Nursing School Cost
Nursing duties depend on the individual’s level of education and licensing. Licensed Practical Nurses (called Licensed Vocational Nurses in some states) provide basic, entry-level nursing care; LPN/LVN programs offer the shortest and least expensive nursing training. Registered Nurses provide and coordinate patient care, educate patients and the public on health issues, and provide advice and emotional support to patients and their families. To work, LPNs/LVNs must past the national NCLEX-PN exam and satisfy state license requirements; Registered nurses must: earn an associate or bachelor of science degree or a nursing diploma, then pass the NCLEX-RN exam and satisfy state license requirements.
- Tuition, fees, books and supplies for LPN/LVN training in a state-approved program typically costs $5,000-$25,000 at a public college and $20,000-$40,000 or more at a private school, depending on location, length of program (typically 12-18 months) and state residency status (for public schools).
- Tuition, fees, books and supplies for an associate degree in nursing (ADN) can cost $6,000-$40,000 or more at a public college and $30,000-$100,000 or more at a private school, depending on location, length, school status, and the student’s state of residency (for public schools). Living, transportation and personal expenses will vary.
- Tuition, fees, books and supplies for a traditional four-year bachelor of science in nursing (BSN) typically cost $40,000-$200,000 or more, depending on whether it is a public or private school and its reputation. Tuition, fees, books and supplies for an accelerated BSN program — for students who have already earned a bachelor’s degree in a non-nursing subject — can cost $17,000-$90,000 or more.
- Diploma programs are the oldest and most traditional nursing education in the United States, and are still offered by a few hospitals. Tuition, fees, books and supplies can cost $18,000-$40,000 or more, depending on the hospital, length and location.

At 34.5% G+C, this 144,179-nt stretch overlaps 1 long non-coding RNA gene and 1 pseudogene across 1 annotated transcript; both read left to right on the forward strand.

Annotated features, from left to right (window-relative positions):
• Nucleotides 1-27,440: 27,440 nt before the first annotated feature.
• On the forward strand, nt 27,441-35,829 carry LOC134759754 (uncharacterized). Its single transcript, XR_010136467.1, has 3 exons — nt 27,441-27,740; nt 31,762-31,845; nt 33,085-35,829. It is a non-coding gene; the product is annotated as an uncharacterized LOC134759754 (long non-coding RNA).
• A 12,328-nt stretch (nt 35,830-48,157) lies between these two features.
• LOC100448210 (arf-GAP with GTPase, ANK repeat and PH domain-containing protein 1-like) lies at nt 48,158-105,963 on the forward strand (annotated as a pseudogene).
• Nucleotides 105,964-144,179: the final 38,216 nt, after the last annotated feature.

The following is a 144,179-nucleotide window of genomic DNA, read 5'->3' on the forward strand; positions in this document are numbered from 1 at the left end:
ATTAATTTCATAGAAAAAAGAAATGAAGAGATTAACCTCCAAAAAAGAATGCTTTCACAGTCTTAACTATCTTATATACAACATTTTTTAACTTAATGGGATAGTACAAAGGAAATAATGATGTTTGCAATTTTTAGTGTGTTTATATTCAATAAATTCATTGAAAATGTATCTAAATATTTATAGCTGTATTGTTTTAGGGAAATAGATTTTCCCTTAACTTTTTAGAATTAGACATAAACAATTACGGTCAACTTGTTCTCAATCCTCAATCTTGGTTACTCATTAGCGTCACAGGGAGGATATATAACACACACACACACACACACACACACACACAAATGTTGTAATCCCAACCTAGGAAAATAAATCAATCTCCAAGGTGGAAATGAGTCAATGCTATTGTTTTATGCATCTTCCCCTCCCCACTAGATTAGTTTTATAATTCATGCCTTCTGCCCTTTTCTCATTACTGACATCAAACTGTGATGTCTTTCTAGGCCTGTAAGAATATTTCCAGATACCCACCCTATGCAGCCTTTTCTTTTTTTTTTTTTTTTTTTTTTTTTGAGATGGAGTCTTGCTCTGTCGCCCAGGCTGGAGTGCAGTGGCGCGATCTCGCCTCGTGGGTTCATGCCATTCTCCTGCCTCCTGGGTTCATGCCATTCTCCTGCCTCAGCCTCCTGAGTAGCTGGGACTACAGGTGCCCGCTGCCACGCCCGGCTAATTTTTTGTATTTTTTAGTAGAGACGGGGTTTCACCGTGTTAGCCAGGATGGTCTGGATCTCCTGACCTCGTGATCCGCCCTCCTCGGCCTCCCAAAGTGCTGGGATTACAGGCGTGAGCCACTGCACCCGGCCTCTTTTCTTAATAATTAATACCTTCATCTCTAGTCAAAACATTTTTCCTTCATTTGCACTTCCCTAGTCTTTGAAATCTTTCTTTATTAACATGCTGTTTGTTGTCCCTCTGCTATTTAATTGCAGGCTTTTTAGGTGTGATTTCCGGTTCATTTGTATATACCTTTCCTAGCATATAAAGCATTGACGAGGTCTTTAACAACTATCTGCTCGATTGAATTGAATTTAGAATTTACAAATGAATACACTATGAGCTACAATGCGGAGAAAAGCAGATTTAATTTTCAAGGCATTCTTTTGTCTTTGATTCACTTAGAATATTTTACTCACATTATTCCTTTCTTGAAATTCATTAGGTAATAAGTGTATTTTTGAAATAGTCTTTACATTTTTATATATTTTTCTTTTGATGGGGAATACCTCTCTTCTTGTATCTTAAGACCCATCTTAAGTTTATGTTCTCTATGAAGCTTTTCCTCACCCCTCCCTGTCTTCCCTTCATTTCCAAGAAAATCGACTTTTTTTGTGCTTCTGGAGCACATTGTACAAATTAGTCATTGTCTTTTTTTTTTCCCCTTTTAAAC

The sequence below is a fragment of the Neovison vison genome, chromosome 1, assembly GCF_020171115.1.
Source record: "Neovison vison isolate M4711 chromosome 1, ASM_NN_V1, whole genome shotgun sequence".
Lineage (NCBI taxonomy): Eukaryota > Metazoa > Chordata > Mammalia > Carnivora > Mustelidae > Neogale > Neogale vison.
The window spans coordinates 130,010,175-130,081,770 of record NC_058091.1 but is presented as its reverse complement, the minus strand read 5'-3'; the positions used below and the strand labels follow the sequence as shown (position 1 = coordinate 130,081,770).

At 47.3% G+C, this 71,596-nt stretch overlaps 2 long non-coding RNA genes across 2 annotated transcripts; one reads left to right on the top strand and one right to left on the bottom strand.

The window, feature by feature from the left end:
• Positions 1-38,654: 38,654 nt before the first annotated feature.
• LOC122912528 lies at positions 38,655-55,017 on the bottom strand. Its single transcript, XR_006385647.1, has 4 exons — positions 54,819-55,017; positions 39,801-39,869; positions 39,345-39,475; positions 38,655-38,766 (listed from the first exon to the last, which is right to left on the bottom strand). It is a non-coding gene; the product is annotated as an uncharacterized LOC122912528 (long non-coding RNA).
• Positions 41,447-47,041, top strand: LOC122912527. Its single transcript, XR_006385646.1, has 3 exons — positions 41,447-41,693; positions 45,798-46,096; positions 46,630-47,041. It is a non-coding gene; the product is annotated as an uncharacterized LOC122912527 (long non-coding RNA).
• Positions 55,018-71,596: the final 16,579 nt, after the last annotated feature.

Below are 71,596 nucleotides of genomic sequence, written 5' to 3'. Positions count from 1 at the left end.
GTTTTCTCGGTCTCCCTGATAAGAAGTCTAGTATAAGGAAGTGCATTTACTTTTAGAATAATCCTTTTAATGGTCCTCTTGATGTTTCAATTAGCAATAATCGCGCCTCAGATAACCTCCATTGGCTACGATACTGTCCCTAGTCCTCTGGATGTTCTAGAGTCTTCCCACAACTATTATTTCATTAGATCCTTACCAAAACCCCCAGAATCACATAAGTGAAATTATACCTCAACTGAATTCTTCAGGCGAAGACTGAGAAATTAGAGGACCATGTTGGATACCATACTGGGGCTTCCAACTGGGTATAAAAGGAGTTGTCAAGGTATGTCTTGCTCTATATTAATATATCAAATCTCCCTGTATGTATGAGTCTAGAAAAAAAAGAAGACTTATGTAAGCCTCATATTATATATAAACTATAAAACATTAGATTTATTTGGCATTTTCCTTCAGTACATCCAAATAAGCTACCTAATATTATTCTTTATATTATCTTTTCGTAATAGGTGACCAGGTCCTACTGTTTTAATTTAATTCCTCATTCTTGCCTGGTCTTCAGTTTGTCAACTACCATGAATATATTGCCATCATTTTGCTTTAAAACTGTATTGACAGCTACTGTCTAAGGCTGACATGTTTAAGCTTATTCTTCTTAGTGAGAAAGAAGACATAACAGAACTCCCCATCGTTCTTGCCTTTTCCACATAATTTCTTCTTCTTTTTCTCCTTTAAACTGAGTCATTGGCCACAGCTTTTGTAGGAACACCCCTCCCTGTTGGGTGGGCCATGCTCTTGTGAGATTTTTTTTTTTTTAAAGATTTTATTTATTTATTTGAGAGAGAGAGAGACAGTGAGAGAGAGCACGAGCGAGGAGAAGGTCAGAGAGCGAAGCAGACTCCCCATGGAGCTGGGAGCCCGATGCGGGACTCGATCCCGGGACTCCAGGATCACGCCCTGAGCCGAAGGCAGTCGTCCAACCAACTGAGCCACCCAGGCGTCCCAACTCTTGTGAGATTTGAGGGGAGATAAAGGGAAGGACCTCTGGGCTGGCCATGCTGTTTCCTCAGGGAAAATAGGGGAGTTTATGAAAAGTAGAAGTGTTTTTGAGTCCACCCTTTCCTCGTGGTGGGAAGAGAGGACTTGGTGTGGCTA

Related articles: Nursing Assistant School. Physician Assistant Program. Medical Assistant School
- Taking the NCLEX license exam (either -PN or -RN) typically costs about $200, and state license fees can add another $75-$200 or more, depending on the state. However, many schools include these costs in their estimated fees for completing their program.
- There are a variety of nursing scholarship, grant and loan programs available. Filling out a Free Application for Federal Student Aid [1 ] is required before receiving most scholarships or financial aid.
- Information is also available online for federal student aid grants [2 ] (which do not need to be repaid) and federal work-study programs [3 ]. which are designed for students with financial need.
- The American Association of Colleges of Nursing lists potential financial aid resources [4 ] .
- The Department of Health Resources and Human Services Administration’s Nurse Corps scholarship program [5 ] pays tuition, fees, related costs and a monthly stipend, in exchange for a commitment to work two years at an eligible Critical Shortage Facility after graduation.
Shopping for nursing school:
- Search for nursing schools at DiscoverNursing.com [6 ]. or contact the state board of nursing [7 ] for a list of schools in that state.
- Ask about the school’s accreditation, sites where clinical practice is offered, total number of clinical hours students attend (compared to other programs), the NCLEX-RN pass rate and percentage of students placed in jobs or continuing their nursing education. The Kansas Association of Nurse Leaders lists questions to ask a potential nursing program [8 ] .
- Scrubs magazine lists questions to consider before entering nursing school [9 ] .